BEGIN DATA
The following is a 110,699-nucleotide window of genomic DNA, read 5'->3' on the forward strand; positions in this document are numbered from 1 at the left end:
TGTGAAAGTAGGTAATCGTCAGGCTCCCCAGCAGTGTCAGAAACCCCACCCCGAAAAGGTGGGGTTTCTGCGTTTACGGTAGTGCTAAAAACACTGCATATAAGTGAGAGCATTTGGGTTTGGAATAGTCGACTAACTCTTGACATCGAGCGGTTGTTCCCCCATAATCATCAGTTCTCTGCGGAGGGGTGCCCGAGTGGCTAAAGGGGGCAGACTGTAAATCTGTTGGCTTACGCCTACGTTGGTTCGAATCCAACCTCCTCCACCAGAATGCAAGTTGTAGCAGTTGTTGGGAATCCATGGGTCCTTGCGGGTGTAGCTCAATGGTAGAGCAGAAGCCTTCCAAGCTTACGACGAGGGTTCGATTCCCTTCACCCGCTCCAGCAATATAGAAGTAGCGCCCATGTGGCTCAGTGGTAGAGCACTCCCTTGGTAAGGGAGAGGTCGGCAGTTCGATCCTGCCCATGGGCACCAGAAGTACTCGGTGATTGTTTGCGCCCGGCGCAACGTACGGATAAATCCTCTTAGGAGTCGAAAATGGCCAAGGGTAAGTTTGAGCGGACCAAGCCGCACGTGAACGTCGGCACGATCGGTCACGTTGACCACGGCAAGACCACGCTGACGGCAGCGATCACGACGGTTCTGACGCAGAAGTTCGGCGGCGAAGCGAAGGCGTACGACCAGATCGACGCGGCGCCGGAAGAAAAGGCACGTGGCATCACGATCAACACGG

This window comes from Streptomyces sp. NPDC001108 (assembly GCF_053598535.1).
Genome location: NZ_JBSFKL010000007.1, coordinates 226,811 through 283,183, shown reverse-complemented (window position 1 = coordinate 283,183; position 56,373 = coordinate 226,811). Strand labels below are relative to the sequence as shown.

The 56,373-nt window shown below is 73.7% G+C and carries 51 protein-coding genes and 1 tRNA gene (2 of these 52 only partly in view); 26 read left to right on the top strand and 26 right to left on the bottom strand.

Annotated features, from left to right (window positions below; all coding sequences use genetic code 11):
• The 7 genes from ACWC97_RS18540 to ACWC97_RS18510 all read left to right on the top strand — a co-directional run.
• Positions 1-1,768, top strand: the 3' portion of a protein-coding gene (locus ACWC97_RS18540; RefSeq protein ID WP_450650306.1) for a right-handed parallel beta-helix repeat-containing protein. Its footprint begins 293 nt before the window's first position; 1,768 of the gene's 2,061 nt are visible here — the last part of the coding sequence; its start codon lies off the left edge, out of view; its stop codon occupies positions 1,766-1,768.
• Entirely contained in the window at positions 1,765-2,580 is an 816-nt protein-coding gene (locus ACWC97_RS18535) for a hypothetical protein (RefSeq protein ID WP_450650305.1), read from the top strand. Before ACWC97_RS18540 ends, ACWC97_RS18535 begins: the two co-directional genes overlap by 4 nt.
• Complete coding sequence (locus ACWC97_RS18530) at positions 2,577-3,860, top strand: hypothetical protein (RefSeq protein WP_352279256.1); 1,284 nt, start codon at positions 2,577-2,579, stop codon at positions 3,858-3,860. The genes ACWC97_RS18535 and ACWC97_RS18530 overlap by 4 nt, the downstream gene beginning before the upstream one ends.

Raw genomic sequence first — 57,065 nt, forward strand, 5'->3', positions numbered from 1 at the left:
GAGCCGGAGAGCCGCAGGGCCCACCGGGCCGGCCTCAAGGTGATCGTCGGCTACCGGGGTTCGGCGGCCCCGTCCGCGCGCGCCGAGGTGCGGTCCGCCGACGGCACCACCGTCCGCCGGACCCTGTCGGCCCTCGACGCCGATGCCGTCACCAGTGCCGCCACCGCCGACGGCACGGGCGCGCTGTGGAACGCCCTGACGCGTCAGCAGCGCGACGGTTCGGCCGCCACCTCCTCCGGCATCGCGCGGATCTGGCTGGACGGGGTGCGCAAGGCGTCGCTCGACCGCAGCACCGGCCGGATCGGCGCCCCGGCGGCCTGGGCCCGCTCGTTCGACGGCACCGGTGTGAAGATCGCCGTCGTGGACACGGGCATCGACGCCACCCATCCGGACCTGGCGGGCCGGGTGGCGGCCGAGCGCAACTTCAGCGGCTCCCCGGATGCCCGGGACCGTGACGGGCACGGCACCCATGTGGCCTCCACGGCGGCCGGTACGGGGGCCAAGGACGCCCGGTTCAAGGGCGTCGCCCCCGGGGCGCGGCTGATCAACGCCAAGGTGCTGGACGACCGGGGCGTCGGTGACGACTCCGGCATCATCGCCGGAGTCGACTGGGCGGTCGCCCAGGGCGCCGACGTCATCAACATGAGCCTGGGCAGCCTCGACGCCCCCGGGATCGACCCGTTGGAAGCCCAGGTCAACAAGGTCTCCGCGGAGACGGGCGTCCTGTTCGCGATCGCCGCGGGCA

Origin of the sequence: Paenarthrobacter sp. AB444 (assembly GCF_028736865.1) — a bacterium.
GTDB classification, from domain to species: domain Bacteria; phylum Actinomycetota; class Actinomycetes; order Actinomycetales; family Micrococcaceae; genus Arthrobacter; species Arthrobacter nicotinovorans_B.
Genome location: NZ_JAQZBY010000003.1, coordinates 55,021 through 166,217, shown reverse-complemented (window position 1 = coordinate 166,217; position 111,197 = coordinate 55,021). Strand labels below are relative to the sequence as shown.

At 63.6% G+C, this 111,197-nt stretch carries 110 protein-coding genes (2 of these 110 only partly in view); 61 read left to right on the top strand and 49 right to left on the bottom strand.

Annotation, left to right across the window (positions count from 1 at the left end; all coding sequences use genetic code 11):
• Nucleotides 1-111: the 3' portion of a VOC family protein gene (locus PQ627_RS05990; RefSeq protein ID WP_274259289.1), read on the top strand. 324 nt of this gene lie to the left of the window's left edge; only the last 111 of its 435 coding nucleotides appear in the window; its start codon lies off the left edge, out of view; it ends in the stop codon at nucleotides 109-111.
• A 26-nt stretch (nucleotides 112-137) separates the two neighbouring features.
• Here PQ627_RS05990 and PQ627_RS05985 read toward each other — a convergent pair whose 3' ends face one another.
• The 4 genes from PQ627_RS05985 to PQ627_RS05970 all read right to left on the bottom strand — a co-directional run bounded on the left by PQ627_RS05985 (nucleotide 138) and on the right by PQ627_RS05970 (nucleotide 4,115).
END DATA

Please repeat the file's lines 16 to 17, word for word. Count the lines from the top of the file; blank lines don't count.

At 63.6% G+C, this 111,197-nt stretch carries 110 protein-coding genes (2 of these 110 only partly in view); 61 read left to right on the top strand and 49 right to left on the bottom strand.

Annotation, left to right across the window (positions count from 1 at the left end; all coding sequences use genetic code 11):